Samuel Bateman entered his not-guilty plea throughout a listening to in a federal courtroom in Phoenix, court docket paperwork present
PHOENIX — A polygamous leader accused of taking greater than 20 wives, together with underage women, pleaded not guilty on Wednesday to kidnapping and tampering with proof fees stemming from a federal investigation into his neighborhood on the Utah-Arizona border.
Sam Bateman’s case is the newest instance of regulation enforcement taking motion in opposition to abuse within the sister cities of Colorado City, Arizona, and Hildale, Utah, longtime strongholds of the Fundamentalist Church of Jesus Christ of Latter-Day Saints, recognized by its acronym FLDS. They are a polygamous offshoot of the mainstream Church of Jesus Christ of Latter-Day Saints, which not practices polygamy.
Bateman entered his not-guilty plea throughout a listening to in a federal courtroom in Phoenix, court docket paperwork present. A trial has been set for Jan. 10, however his attorneys have requested extra time to organize.
The neighborhood was as soon as dominated by the polygamous group however has remodeled since its leader, Warren Jeffs, was sentenced to life in jail greater than a decade in the past on little one intercourse abuse fees associated to underage marriages.
Bateman, 46, is a former follower of Jeffs who broke off from the FLDS church with just a few dozen followers of his personal after fashioning himself as a prophet and successor to Jeffs. From jail, Jeffs has denounced Bateman, stated Sam Brower, an investigator who has spent years following the group,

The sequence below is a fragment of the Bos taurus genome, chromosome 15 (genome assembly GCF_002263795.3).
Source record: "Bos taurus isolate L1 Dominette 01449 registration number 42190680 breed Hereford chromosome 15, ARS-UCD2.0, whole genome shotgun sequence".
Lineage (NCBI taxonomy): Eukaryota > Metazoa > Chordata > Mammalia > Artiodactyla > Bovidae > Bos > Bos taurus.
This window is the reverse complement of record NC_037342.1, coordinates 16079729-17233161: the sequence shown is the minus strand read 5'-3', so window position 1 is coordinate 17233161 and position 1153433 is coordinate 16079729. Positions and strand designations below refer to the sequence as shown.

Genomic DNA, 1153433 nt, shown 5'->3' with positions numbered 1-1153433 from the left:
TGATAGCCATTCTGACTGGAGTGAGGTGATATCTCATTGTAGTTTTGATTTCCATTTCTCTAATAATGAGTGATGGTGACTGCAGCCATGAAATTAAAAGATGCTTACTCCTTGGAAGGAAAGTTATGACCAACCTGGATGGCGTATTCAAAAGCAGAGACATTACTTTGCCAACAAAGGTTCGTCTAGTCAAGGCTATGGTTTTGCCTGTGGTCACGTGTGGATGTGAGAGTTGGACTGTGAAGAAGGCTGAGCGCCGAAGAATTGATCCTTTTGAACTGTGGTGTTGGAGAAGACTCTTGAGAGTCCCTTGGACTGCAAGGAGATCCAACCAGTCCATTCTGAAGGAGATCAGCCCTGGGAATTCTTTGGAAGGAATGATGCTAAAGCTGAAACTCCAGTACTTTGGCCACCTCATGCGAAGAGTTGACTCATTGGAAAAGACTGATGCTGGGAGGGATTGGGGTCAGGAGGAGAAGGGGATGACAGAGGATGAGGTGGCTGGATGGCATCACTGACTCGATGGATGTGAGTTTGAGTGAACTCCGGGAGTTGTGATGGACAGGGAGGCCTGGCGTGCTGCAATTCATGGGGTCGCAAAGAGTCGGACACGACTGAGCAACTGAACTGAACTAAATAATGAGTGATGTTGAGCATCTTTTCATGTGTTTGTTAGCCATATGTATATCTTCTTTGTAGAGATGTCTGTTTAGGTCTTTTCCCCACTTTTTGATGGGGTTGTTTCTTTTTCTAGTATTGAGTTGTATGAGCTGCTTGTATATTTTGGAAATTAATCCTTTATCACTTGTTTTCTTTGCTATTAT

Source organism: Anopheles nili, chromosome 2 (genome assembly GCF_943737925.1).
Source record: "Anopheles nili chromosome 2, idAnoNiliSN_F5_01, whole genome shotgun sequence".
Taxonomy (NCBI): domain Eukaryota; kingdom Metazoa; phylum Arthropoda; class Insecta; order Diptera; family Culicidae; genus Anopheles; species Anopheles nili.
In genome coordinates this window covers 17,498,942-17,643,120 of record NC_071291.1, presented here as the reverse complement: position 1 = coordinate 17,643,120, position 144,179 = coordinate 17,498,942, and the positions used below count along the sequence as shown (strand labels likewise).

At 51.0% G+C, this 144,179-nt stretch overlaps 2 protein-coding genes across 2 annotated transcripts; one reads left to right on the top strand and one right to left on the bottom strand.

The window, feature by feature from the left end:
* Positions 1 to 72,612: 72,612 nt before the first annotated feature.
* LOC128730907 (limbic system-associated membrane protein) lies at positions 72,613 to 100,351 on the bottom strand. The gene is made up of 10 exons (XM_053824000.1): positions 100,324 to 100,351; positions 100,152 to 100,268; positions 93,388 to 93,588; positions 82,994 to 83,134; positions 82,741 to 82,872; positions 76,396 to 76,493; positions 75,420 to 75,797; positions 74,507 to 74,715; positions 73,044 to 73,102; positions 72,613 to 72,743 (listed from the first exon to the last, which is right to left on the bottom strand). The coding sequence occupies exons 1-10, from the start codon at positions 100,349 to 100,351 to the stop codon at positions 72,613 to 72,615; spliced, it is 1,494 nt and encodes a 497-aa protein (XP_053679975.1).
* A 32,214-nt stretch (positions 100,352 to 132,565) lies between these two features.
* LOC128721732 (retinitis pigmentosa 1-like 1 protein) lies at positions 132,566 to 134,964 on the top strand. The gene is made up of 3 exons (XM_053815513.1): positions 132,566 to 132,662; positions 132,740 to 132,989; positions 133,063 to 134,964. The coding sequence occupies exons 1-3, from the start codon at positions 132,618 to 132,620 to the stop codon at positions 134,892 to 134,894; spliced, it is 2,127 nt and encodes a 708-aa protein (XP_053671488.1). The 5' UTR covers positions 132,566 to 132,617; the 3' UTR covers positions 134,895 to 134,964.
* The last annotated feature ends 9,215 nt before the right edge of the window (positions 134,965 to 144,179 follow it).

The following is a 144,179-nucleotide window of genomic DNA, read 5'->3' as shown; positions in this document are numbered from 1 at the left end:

Bateman faces a raft of state and federal fees together with little one abuse, obstructing a federal investigation and — together with a number of feminine followers — aiding in kidnapping women the state foster care they had been positioned in after his arrest earlier this year.
Though federal fees up to now have been restricted to tampering with and destroying proof, and aiding in kidnapping women, court docket paperwork in Bateman and his followers’ circumstances define a radical investigation uncovering allegations that Bateman orchestrated sexual acts involving minors and gave wives as items to his male followers — claiming to take action on orders from the “Heavenly Father.”
They stated that he used public shaming and intercourse to punish followers — and at one level tried to take a spouse his solely daughter, who later left along with her mom when Bateman began taking extra wives.
Polygamy is a legacy of the early teachings of the mainstream Church of Jesus Christ of Latter-Day Saints, however the religion recognized broadly because the Mormon church deserted the apply in 1890 and now strictly prohibits it.
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